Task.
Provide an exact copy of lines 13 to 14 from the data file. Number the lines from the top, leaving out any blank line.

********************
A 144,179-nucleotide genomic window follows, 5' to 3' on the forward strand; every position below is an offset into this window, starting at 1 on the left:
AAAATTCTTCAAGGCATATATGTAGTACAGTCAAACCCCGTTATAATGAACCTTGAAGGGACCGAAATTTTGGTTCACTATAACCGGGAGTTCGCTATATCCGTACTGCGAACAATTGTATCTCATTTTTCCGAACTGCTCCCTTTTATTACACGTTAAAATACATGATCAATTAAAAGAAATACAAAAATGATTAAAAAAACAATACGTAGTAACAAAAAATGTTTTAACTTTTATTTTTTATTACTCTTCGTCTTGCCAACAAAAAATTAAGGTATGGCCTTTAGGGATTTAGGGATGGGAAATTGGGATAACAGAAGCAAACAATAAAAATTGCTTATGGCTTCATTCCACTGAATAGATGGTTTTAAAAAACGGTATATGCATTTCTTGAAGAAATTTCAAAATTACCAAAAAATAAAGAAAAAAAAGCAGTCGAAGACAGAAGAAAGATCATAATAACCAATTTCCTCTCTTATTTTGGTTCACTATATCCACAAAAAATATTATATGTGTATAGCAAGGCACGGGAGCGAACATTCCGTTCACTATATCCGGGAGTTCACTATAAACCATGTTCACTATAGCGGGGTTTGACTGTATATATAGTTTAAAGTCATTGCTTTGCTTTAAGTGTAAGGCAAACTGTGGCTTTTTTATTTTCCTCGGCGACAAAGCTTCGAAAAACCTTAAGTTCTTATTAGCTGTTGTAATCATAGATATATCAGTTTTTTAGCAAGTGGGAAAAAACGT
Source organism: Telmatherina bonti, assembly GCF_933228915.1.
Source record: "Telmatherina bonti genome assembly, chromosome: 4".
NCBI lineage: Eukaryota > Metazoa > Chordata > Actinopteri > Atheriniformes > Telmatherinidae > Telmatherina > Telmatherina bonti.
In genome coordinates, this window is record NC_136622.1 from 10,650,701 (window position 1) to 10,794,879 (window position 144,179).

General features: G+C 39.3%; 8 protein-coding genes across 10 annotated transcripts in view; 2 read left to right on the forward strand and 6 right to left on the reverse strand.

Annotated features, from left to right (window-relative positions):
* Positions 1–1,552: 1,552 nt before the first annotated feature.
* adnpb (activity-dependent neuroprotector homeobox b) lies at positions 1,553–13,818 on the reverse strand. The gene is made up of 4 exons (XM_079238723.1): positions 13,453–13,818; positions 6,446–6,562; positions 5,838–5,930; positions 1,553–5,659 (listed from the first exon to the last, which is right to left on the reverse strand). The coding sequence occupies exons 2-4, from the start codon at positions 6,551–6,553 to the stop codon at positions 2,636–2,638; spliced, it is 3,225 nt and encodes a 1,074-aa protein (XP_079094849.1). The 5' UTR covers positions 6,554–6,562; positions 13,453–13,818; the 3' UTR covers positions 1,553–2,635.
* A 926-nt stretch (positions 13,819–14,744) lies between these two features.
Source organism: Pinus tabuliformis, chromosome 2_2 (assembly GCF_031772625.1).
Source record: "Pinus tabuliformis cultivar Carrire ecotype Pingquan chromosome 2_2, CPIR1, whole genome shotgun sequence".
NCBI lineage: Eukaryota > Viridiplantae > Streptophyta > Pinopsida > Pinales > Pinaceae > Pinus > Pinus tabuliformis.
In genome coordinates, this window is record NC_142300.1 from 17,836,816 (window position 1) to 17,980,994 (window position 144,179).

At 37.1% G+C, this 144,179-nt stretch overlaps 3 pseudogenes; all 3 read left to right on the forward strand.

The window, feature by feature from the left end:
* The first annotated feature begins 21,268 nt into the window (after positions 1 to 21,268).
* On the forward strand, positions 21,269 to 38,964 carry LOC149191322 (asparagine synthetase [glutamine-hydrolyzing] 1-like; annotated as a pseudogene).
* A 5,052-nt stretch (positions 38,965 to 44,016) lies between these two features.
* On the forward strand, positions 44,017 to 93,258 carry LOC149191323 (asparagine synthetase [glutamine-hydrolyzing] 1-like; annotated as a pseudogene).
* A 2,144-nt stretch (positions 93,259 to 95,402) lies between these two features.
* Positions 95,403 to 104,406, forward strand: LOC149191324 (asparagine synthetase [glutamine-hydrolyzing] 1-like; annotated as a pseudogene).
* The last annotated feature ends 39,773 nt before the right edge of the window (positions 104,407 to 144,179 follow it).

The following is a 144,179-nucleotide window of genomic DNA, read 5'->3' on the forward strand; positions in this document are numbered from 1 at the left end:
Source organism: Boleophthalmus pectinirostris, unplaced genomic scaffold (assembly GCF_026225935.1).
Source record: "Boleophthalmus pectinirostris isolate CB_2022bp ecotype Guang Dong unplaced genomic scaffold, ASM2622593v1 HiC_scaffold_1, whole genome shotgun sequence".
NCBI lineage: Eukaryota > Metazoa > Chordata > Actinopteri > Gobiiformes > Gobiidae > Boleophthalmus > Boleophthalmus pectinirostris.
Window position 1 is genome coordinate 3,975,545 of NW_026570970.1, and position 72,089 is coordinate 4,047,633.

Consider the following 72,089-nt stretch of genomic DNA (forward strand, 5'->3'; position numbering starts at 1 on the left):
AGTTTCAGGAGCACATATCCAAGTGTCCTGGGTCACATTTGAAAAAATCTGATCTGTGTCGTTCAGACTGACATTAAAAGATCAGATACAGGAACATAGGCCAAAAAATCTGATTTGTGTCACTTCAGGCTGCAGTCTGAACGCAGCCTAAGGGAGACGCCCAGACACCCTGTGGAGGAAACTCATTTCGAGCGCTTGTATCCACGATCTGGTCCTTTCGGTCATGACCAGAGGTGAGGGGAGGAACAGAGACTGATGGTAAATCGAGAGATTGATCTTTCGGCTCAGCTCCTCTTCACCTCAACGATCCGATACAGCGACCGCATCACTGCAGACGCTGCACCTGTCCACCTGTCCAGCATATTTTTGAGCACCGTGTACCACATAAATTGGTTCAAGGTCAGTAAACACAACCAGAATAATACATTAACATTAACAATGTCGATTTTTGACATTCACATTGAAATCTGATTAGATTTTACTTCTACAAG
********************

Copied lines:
Source record: "Pinus tabuliformis cultivar Carrire ecotype Pingquan chromosome 2_2, CPIR1, whole genome shotgun sequence".
NCBI lineage: Eukaryota > Viridiplantae > Streptophyta > Pinopsida > Pinales > Pinaceae > Pinus > Pinus tabuliformis.